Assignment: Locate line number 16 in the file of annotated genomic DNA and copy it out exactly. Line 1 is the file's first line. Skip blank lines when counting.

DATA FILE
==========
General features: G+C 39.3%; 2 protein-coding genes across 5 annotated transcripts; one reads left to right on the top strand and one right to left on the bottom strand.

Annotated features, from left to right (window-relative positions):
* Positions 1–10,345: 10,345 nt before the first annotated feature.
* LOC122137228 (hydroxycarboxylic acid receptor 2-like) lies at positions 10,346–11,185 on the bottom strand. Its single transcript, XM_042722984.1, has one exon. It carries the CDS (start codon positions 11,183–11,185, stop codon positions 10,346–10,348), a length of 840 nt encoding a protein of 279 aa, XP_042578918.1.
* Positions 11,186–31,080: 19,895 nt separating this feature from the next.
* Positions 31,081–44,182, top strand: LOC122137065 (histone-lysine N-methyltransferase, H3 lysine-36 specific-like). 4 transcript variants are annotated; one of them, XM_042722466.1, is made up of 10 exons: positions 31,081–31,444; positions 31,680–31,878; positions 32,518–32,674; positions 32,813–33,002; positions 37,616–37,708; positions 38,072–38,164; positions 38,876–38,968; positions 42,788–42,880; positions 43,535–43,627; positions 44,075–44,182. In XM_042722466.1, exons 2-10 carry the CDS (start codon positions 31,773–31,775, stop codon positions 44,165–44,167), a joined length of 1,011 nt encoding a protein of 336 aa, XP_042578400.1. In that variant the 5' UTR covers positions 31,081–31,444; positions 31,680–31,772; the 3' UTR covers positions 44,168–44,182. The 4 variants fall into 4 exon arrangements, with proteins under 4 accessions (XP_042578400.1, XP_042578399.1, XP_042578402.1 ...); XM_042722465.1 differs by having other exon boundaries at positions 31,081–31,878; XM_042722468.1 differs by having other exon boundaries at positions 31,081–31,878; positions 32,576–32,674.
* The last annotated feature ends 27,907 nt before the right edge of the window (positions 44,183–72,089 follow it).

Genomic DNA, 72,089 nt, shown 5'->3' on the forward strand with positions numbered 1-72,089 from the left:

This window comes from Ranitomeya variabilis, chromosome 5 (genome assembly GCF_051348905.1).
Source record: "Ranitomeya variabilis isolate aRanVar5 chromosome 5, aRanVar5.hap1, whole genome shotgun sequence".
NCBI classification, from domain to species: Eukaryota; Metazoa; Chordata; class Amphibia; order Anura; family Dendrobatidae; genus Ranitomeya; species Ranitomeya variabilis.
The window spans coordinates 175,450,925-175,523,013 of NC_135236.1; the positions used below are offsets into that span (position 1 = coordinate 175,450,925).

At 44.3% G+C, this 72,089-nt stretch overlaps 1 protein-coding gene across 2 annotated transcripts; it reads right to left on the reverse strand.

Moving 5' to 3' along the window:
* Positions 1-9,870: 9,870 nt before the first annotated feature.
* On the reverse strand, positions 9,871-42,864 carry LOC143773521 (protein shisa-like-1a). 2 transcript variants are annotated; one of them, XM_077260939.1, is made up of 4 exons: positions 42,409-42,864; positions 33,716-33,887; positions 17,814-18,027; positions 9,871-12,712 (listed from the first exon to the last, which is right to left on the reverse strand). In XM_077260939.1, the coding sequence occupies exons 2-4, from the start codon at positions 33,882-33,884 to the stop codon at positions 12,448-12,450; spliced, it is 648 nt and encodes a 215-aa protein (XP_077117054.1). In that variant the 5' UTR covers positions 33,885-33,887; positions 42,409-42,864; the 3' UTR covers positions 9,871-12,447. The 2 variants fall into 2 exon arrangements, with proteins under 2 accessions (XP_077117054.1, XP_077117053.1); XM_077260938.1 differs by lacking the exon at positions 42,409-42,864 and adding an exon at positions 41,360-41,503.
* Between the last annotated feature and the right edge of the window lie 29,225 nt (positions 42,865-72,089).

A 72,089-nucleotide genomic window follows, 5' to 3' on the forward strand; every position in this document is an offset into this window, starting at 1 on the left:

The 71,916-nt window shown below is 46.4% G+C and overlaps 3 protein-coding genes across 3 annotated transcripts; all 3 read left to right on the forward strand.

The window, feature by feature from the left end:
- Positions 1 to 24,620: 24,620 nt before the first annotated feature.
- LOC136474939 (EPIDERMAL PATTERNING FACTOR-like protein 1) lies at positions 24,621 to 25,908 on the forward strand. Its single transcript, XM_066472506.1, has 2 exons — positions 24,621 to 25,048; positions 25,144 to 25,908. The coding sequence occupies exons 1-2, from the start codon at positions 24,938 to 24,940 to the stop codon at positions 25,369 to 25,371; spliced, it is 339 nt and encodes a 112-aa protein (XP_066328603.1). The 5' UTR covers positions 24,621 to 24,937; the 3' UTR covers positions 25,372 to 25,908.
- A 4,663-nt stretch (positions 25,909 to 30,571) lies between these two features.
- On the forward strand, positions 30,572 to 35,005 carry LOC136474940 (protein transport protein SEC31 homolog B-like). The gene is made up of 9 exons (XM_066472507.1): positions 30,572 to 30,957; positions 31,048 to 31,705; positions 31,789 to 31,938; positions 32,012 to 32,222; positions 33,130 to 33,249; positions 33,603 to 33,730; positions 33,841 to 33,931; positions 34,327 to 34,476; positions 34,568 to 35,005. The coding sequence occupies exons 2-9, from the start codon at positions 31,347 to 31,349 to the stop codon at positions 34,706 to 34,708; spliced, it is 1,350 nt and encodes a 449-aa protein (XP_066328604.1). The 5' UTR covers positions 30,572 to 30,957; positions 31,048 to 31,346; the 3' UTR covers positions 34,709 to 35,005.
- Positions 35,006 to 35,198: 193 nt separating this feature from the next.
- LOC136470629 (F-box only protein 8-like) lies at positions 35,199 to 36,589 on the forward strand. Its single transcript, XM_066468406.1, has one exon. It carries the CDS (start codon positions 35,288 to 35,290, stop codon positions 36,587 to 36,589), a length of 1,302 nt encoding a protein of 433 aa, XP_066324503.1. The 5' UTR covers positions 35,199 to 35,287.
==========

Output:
* On the reverse strand, positions 9,871-42,864 carry LOC143773521 (protein shisa-like-1a). 2 transcript variants are annotated; one of them, XM_077260939.1, is made up of 4 exons: positions 42,409-42,864; positions 33,716-33,887; positions 17,814-18,027; positions 9,871-12,712 (listed from the first exon to the last, which is right to left on the reverse strand). In XM_077260939.1, the coding sequence occupies exons 2-4, from the start codon at positions 33,882-33,884 to the stop codon at positions 12,448-12,450; spliced, it is 648 nt and encodes a 215-aa protein (XP_077117054.1). In that variant the 5' UTR covers positions 33,885-33,887; positions 42,409-42,864; the 3' UTR covers positions 9,871-12,447. The 2 variants fall into 2 exon arrangements, with proteins under 2 accessions (XP_077117054.1, XP_077117053.1); XM_077260938.1 differs by lacking the exon at positions 42,409-42,864 and adding an exon at positions 41,360-41,503.